We Need an Iconic Video of the Adoption of the Civil Rights Act of 2020

A modified version of this story appeared on Michael Smerconish’s website at https://www.smerconish.com/news/2020/6/12/we-need-the-adoption-of-the-civil-rights-act-ofnbsp2020

Fifty-six years ago, President Johnson signed the Civil Rights Act and presented the pen to Martin Luther King, Jr., who sounded the clarion call. It had taken a civil war and another century for us to confront fundamental contradictions between the principle that we are all created equal and the institutions that had disavowed that principle. But countless smart phone cameras and now George Floyd’s murder have exposed endemic flaws in our progress since 1964.

Yet we are not without hope. Our predecessors laid the groundwork for action. Civil War reconstruction granted Congress powerful constitutional weapons that remain fully available. Section 1 of the Fourteenth Amendment guarantees due process and equal protection under the law. Section 5 gives Congress the “power to enforce, by appropriate legislation, the provisions of this article.” The Commerce Clause and Taxing and Spending Clause round out sweeping authority. We face national imperatives, not just local matters. Congress must adopt preemptive “appropriate legislation.”

First, we need public reconsecration of the maxim “to protect and to serve.” Certainly there are myriad honorable peace officers, but structures have enabled extreme wrongdoers to have persistently asymmetrical impact. We need: (i) a national standard on the use of deadly force; (ii) even more always-on cameras, for every stop, arrest, and questioning, as anything short of ubiquitous video is untenable today; (iii) enhanced de-escalation tactics; (iv) measures to overcome codes-of-silence; (v) comprehensive annual training and supervision programs; (vi) reporting of any sidearm unholstering; (vii) abrogation of impeding labor terms; (viii) compliance tracking; and (ix) robust and swift enforcement.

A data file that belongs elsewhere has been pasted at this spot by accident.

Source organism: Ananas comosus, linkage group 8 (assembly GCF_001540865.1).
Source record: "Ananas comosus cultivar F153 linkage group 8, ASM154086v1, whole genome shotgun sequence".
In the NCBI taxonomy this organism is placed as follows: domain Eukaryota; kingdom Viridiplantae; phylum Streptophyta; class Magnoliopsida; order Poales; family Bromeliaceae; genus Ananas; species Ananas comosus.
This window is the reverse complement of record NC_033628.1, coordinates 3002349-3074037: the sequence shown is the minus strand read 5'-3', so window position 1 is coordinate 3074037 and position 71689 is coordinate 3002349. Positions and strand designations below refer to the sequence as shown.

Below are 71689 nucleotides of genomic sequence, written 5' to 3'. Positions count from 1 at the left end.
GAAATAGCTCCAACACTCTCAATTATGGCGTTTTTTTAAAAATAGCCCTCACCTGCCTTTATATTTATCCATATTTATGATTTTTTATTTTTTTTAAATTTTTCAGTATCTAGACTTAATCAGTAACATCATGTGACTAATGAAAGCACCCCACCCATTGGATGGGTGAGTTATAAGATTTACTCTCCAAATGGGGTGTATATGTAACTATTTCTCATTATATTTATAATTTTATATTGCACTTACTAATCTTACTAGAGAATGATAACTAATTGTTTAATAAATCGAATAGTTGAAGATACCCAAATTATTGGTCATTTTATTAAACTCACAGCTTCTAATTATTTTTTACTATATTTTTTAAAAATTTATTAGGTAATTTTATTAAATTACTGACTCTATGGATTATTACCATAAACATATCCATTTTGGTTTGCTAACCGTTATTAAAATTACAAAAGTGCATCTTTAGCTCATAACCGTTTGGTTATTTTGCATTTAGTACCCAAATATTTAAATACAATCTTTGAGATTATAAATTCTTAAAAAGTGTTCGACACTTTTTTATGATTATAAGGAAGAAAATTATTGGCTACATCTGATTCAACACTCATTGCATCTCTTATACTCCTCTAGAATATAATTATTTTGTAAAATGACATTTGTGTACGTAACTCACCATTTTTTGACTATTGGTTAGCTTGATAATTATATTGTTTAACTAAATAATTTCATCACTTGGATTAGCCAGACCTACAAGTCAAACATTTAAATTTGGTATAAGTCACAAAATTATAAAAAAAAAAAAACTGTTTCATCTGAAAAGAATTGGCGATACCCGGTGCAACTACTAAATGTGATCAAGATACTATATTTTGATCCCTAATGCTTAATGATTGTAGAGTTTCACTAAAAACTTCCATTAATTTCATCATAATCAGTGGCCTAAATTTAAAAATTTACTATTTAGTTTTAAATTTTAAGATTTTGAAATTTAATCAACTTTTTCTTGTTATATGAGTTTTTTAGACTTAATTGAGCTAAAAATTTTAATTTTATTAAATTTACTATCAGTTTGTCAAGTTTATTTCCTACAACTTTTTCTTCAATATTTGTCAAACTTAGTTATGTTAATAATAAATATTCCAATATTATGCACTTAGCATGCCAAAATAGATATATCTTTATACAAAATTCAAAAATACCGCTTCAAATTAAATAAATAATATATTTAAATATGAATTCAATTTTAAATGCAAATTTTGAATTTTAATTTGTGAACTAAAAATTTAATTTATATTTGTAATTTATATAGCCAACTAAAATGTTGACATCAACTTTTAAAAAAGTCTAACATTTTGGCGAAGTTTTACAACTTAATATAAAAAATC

Second, we need to guarantee access to the ballot box. Fraud and manipulation are preventable, while anticipatory arguments against voting-by-mail are unacceptably ironic in a pandemic. It is 2020, not 1920 or 1820. Even if added legwork were required to maintain voting integrity, we should choose to tackle the hard things.

Third, we need long-term structural foundations to build civic bonds. We should create an independent agency with cabinet-level strength. Our last mobilizing threat generated the Department of Homeland Security. Now we need a full-scale Federal Civil Rights Agency, bearing constitutional imprimatur and with greater power than the Justice Department’s Civil Rights Division, the Commission on Civil Rights, or any such initiative ever contemplated. It should have enforcement and educative functions in commanding measure. It should investigate and pursue staunch remedies for violations of the legislation’s substance, including equitable relief against those in official capacities and criminal referrals to a vigorously revitalized Justice Department. Non-compliance should trigger immediate intervention. The Agency must have a deep, talented, and empowered staff. It should also be responsible for designing and promoting a well-funded civics curriculum to engage students annually from kindergarten through high school.

The educative mission deserves special mention. So many of us travel well into adulthood with misunderstandings of the social contexts in which our nation developed. The greatness of America remains in its ideals and hopes and principles, expressed in groundbreaking documents captured at moments in history that drive towards futures and dreams not yet fully realized. Those principles reflect the best of humanity. But we have rampant crises of conscience when other aspects of our behavior push against canons of equality that do not yield. Watersheds come in the form of the Reconstruction and Nineteenth Amendments, Brown v. Board of Education, the Civil Rights Act of 1964, the Voting Rights Act of 1965, Lawrence v. Texas, and more. The purpose of annual educative engagement would be to cement historical and sociological foundations for the iterative conversation needed to remedy the uniquely pervasive wrongs, irreconcilable with our tenets, that have inflamed our streets today.

National emergencies open temporary windows. Exigencies inspire vital changes. President Bush signed the Patriot Act 45 days after September 11. This is a project for right now. As President Kennedy said, the United States “will not be fully free until all of its citizens are free.” Social media needs something iconic but positive this year — and determinative. Whether in the Oval Office or in the context of a veto override, we should end the summer with an uplifting video of the adoption of the Civil Rights Act of 2020.

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John J. Hamill

Husband, father, lawyer. Harvard Law School JD 1993, Notre Dame BA 1990 (economics, public service). Strong believer in what America can and should be.